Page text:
Training & Education

Research Data Management Tools Selection

1. Abstract

In this document, several useful research data management tools are listed and described for each step of their research throughout the data lifecyle management.

This document is mostly generic from an institutional point of view, however it oers specic information intended for EPFL and Swiss researchers for some targeted points.

This selection aims to help researchers make the most out of their data, and especially:

  • save time in the long run
  • collaborate eciently on their data
  • promote reproducible research
  • enhance the visibility of their work
  • meet funders’ data requirements (Horizon 2020, SNF…)
  • meet publishers’ data requirements (Nature Publishing Group, PLoS…)
  • minimize the risks around their data (such as data loss or corruption, data leak, etc.)
  • open or secure their intellectual property privacy

2. Data lifecycle

2.1 Data lifecycle management phases

Many tools are available to help manage data throughout the research process; these can be categorized using data lifecyle management phases (illustrated below):


  1. discovery: nd useful, technically and legally reusable datasets
  2. acquisition: maximize the potential of your data, its visibility, and reproducibility by choosing from the beginning appropriated data and metadata formats. Anticipating will be crucial, knowing that afterwards it might be too late to do so.
  3. analysis: analyze the data
  4. collaboration: share your data and collaborate with your colleagues and partners (locally or worldwide)
  5. writing: use comprehensive and collaborative paper writing tools
  6. publication: deposit your datasets in visible and trusted data repositories

2.2 Data management planning tools

Data management plans (DMP) are recognized as important means to produce data of good quality. DMPs are generally conceived from the beginning of research projects and updated throughout their duration. They aim to anticipate all data-related needs (such as storage capacities, collaborative tools, data licenses, data formats, metadata or description, sensitive data anonymization, etc.) and avoid any problems (lacunar data, data loss, data corruption, intellectual properties issues, storage, etc.).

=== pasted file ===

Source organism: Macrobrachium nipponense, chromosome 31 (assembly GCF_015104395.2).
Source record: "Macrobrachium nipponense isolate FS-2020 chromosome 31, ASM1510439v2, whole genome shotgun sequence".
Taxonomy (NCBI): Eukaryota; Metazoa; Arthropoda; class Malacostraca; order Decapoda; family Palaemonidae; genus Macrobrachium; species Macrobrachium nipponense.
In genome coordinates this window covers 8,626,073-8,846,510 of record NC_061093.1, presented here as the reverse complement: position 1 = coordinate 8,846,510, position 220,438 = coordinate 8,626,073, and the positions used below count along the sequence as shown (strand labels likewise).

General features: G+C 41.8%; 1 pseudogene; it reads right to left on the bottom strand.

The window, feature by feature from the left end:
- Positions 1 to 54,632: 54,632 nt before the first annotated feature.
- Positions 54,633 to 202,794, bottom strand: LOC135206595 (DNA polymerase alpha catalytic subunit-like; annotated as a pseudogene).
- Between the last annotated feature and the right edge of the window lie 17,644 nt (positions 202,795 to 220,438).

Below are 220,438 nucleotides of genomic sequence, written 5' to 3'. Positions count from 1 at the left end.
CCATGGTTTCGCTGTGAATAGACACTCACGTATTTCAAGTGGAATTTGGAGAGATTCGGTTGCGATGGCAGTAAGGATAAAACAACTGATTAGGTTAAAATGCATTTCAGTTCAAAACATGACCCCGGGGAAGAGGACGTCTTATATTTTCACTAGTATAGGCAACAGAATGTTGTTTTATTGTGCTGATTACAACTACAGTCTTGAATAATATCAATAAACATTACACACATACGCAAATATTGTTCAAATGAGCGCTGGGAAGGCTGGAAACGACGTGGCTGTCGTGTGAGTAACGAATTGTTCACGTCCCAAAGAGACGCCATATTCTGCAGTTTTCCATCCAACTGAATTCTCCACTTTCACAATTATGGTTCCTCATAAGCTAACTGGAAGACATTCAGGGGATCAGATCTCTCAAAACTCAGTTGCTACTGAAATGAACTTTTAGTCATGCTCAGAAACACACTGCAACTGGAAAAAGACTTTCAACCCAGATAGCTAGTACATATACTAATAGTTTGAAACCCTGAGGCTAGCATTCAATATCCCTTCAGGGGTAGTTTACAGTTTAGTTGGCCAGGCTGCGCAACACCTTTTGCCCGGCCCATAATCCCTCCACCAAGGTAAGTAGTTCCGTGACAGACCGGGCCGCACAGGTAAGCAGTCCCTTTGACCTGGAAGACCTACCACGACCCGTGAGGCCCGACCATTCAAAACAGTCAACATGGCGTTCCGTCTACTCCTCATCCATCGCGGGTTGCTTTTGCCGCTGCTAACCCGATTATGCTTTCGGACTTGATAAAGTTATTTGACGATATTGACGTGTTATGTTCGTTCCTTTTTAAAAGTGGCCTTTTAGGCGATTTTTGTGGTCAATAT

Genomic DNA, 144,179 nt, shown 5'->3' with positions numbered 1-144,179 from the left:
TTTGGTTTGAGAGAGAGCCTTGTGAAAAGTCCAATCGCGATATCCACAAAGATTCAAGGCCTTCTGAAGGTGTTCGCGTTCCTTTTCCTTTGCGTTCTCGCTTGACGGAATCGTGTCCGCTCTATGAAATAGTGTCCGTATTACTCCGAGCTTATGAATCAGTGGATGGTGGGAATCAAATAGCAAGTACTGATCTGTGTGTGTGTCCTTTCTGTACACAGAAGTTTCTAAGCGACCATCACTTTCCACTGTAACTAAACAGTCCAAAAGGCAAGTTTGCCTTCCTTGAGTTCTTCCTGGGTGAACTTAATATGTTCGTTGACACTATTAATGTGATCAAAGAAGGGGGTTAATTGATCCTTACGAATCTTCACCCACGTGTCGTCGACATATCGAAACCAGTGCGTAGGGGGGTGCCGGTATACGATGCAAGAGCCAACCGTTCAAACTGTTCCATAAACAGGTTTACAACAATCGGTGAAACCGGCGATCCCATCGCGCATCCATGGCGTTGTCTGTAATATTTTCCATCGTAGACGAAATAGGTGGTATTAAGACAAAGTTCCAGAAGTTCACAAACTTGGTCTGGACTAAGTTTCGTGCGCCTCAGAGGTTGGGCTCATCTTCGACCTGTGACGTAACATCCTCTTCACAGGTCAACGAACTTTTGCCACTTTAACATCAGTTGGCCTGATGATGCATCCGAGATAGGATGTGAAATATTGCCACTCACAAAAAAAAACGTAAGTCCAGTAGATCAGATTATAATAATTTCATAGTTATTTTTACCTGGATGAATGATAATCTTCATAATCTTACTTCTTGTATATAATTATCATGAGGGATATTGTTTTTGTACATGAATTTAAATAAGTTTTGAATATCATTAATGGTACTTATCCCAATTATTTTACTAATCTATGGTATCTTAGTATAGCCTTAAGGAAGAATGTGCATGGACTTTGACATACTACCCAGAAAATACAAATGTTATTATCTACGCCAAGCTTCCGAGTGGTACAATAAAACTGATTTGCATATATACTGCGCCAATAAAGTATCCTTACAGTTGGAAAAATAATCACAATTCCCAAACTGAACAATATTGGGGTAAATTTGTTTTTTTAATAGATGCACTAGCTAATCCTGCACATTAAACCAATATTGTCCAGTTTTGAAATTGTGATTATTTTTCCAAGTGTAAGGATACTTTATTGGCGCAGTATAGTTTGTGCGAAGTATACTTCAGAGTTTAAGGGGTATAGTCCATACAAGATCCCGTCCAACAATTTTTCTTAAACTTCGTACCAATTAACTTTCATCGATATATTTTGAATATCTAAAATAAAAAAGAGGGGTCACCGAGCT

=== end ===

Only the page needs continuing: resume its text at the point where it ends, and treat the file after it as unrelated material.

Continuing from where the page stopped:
DMP Online (UK) and DMP Tool (US) are free online tools assisting in the conception of DMPs. Both will guide the user through the essential questions that must be answered to manage your data. In addition, various funders’ requirements are built in and can be used out of the box (e.g. DMP Online supports the Horizon 2020 guidelines).

How to Develop a Data Management is a more traditional guide describing the elaboration of a DMP.

Guidelines on Data Management in Horizon 2020 are the social requirements to follow when appling to a Horizon 2020 project subject to the data pilot program.

2.3 Data policies

The following institutional data policies, constitute together a good overview on this topic in Europe: University of Edinburgh, University of OxfordHumbolt University Berlin, University of Southampton and University of Manchester.

3 Data management tools

In this section data management tools are listed along each step of the data lifecycle.

3.1 Data discovery tools

3.1.1 Data repositories is a registry of data repositories. This tool indexes over a thousand archives which are both subject specic and generalist and can be browsed by disciplines, available repositories features such as persistent identiers support (e.g. DOIs, which play a crucial for guarantying access to datasets, as web links tend to break after a few years), and other important information such as data licenses availability, standards and policies.

Nature’s Recommended Data Repositories is a set of disciplinary repositories covering the following elds: Biological sciences; Health sciences; Chemistry; Earth and environmental sciences; Physics, astrophysics & astronomy; Social sciences; and General science.

Zenodo, Dryad and Figshare are state of the art general purpose data repositories. Zenodo is made available by Cern and OpenAire and is free for any researcher publishing his or her data openly. Dryad is a curated repository, maintained by a non prot organization. Figshare

belongs to a for prot company, the MacMillan group, which also owns the Nature Publishing Group.

3.1.2 Data papers and data journals

Data papers are publications describing datasets. In other words, they constitute peer-reviewed searchable metadata, and they can be used to nd or highlight datasets. Data papers can be found in pure data journals, or in journals mixed with traditional scholarly publications. An important point, is that these papers may be found through classical scholarly search engines. In addition, the following resources can help you nd multi-disciplinary data journals and data papers:

Some discipline specic data journals exist too, for example:

In addition, a list of Journals Data Policies compiled by Dryad may be

of interest.

3.2 Data acquisition, format and description